California biomass facility hopes to receive $14.6m from US government
The site would be constructed on 17 acres near the Sierra Conservation Centre, off O'Byrnes Ferry Road.
Tuolumne Biomass LLC plans to lease the property from T-Five Ranches Inc, with county documents stating that an existing solar farm would remain operational.
The project applicants are seeking a Conditional Use Permit, Air Pollution Control Distric Permit, construction permit, grading and encroachment permits, changes in the Williamson Act contract and state water board permits.
The Tuolumne County Community Development Department are currently reviewing the project in a 30-day process.
With a total project cost of $14.6 million (€13.7m), with the majority coming from government grants and loans - including a $4.2m (€3.9m) grant from the HUD National Resilience Programme, a $3.5m (€3.2m) loan from the same programme, a $2m (€1.8m) HUD Residual Receipts Loan, a $2m CAL Fire Workforce Development Grant, an $800,000 (€753k) US Forest Service Community Wood Grant, a $60k (€565k),RCAC/EDA Revolving Small Business Loan and $1.5 million (€1.4m) in private equity funding.
The report submitted to the county, detailing proposed operations, states: “The facility would strive to operate as a waste-free facility. Any residuals produced at the facility that cannot be manufactured into a marketable product or used as fuel for the system would be sold as hog fuel to power a nearby wood-to-energy facility.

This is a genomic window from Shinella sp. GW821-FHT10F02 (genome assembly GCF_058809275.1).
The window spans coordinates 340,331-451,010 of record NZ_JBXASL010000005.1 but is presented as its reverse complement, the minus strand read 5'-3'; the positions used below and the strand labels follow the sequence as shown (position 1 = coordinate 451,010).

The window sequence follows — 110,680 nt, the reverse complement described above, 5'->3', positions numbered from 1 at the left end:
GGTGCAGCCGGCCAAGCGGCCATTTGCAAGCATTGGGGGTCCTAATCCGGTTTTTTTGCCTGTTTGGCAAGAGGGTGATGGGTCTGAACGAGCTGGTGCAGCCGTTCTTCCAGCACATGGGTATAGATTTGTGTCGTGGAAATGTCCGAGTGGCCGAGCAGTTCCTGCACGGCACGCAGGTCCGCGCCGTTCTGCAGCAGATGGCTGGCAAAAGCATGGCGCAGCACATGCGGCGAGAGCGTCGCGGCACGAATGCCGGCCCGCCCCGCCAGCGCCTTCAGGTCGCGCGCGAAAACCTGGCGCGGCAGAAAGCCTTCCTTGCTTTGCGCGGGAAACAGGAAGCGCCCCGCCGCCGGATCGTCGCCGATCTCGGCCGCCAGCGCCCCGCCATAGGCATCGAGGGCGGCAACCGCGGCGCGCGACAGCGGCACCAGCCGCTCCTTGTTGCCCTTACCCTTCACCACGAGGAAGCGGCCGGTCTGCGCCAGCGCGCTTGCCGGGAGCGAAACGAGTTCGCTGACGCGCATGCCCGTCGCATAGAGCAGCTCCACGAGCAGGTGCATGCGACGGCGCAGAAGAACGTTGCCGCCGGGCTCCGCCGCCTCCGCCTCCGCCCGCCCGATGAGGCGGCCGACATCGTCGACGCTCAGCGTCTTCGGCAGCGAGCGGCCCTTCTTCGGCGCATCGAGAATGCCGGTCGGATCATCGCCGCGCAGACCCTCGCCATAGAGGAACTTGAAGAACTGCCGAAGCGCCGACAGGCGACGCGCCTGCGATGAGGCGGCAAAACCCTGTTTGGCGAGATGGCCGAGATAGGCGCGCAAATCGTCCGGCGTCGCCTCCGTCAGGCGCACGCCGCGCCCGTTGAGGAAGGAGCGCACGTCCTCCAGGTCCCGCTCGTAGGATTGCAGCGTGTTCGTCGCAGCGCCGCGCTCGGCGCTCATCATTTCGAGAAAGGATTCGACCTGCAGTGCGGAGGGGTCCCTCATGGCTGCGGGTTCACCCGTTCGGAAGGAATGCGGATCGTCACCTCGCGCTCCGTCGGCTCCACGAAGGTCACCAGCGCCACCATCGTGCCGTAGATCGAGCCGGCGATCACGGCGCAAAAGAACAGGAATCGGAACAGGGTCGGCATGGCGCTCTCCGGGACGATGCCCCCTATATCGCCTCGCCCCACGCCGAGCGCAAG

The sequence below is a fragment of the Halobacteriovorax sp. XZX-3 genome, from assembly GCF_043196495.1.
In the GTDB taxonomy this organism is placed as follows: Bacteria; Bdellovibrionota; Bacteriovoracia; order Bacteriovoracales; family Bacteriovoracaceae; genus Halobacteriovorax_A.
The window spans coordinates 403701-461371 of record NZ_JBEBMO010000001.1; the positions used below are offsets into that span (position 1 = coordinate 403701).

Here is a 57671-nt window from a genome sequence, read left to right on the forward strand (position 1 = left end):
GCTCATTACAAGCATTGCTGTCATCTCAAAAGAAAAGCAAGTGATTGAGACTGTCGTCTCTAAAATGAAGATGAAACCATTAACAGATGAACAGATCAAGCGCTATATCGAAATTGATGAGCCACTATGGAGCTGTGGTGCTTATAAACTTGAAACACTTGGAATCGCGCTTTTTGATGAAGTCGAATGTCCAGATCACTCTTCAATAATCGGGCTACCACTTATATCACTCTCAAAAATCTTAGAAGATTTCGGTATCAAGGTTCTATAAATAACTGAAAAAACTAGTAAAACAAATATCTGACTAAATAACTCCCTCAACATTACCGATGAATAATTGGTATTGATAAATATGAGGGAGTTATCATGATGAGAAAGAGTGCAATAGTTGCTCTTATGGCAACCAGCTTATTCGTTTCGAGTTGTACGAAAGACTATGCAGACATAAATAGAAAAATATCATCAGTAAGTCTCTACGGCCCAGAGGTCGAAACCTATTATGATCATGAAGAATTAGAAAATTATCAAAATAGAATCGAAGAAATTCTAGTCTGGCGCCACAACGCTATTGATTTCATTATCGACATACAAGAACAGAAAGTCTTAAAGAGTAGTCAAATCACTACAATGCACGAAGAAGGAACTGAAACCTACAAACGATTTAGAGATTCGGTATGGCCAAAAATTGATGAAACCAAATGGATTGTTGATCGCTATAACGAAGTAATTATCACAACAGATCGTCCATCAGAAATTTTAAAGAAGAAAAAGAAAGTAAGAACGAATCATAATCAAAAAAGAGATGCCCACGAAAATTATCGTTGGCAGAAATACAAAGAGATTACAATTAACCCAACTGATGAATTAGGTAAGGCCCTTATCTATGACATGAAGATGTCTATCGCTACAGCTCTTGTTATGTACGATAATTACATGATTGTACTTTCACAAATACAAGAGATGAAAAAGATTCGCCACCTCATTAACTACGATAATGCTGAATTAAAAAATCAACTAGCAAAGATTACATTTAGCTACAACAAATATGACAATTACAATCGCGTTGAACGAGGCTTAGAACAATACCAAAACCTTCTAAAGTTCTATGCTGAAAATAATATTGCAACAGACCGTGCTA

"Tuolumne Biomass LLC anticipates selling 2,000 tons per year of residuals (wood chips) to Pacific Ultrapower Chinese Station, a 25-gross-megawatt biomass plant in Jamestown.
"Poles manufactured at the site would be delivered to Riverbank for agricultural use. Wood products produced at the site are anticipated to be delivered to Modesto, Sacramento, and potentially the Los Angeles region.
"Bark would be sold to Sierra Pacific Industries in the region. The annual products sold by volume is anticipated to be 6,186 tons of firewood, 2,435 tons of poles, 2,435 tons of dowls, and 3,246 of clean residuals (including wood chips and bark) There is a possibility that in the future ash generated by the system could be provided to agricultural producers for use as a soil amendment.”